‘Can we get an intern to do this?’
LaGRANGE — District Attorney Pete Skandalakis kept it light Friday during his office’s fourth annual Crime Victims’ Rights Week blood drive at the Troup County Government Center.
As Troup County Sheriff James Woodruff waited — by his own admission, anxiously — to donate blood, Skandalakis handed him a T-shirt for participating, and jokingly asked an American Red Cross worker, “can we get an intern to do this?”
The worker, Melissa Hardman, Skandalakis and Woodruff all had a laugh, but in reality donating blood is serious business.
Every two seconds in the United States, someone is in need of blood, and one victim of a car wreck can need as many as 100 pints of blood, according to the American Red Cross. Each volunteer gives about one pint of blood during a single donation.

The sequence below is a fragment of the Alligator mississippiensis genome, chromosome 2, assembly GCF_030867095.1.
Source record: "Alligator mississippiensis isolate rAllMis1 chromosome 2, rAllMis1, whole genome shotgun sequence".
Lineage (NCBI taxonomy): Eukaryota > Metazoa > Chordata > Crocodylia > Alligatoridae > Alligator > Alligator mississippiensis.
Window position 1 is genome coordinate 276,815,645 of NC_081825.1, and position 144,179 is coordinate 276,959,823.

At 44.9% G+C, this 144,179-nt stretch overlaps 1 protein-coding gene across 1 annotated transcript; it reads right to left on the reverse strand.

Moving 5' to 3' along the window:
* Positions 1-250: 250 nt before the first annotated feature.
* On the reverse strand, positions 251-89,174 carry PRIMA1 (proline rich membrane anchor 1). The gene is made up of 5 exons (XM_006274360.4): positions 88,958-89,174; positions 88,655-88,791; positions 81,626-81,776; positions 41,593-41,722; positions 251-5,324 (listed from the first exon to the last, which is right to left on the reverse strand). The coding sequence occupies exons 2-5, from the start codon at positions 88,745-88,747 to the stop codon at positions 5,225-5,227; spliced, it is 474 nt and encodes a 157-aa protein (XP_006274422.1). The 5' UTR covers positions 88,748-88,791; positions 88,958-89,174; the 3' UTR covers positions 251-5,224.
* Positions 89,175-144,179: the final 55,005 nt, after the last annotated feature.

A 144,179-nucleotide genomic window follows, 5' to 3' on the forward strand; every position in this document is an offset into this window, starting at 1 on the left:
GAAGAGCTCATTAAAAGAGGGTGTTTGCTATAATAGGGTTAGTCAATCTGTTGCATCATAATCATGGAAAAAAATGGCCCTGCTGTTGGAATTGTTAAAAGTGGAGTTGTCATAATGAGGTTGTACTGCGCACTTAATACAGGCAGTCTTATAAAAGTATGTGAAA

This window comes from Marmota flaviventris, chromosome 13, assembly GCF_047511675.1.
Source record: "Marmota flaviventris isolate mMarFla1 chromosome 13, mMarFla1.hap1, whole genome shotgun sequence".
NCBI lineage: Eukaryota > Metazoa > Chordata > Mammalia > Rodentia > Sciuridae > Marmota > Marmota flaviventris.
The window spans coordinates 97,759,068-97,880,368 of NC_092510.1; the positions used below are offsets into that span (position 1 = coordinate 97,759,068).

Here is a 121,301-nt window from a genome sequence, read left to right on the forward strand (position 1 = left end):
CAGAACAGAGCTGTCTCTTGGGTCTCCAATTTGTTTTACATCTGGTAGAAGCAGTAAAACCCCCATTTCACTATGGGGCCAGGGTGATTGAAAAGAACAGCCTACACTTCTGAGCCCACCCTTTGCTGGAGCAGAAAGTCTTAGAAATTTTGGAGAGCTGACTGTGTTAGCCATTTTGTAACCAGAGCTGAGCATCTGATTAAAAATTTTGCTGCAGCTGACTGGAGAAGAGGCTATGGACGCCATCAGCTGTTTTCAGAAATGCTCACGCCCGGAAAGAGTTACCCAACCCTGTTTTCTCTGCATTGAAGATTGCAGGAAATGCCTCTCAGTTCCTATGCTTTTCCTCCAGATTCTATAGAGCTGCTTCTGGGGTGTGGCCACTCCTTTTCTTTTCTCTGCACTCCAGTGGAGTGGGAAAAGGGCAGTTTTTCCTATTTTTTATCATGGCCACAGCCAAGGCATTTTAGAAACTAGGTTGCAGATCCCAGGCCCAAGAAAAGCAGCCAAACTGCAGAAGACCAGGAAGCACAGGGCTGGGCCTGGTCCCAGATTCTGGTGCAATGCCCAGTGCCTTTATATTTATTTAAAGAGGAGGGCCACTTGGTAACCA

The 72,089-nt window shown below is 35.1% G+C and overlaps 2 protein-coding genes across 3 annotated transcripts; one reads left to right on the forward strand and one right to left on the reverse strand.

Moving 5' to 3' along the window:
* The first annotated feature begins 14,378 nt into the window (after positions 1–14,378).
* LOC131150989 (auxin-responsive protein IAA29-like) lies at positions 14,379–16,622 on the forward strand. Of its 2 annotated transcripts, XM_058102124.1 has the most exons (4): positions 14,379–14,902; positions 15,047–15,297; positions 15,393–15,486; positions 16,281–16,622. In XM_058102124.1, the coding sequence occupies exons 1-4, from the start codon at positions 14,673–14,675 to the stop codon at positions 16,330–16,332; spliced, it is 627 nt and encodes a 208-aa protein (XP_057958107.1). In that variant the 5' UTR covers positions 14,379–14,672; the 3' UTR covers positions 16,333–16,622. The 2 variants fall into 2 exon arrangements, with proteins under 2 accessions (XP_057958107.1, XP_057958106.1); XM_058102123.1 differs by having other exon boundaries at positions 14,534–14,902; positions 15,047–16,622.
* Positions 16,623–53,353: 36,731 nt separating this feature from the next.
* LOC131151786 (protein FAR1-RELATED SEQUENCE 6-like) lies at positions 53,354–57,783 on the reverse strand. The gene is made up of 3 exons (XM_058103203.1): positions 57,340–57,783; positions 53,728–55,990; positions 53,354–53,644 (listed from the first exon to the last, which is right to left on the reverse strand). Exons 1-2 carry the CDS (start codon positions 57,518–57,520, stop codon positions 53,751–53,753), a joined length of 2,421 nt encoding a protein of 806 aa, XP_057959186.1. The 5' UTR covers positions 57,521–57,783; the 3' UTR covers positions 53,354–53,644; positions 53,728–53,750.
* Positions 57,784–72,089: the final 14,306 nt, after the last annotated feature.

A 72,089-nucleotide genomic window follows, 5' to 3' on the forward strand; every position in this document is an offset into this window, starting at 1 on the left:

“We usually have a pretty good turn out each year,” Skandalakis said. “And two other offices (in the Coweta Judicial Circuit) are also doing this today — Carroll and Coweta (counties).”
The annual blood drive is in conjunction with National Crime Victims’ Rights Week. The week is aimed at raising awareness of the hardships faced by those who have suffered from crimes, as well as highlight the people who advocate on their behalf, such as Skandalakis’ staff members Phyllis Williams and Nicky Matthews.
Each year, Americans are victims of about 20 million crimes, according to the U.S. Department of Justice. For more information about National Crime Victims’ Rights Week, visit www.crimevictims.gov and for information about donating blood, visit www.redcrossblood.org.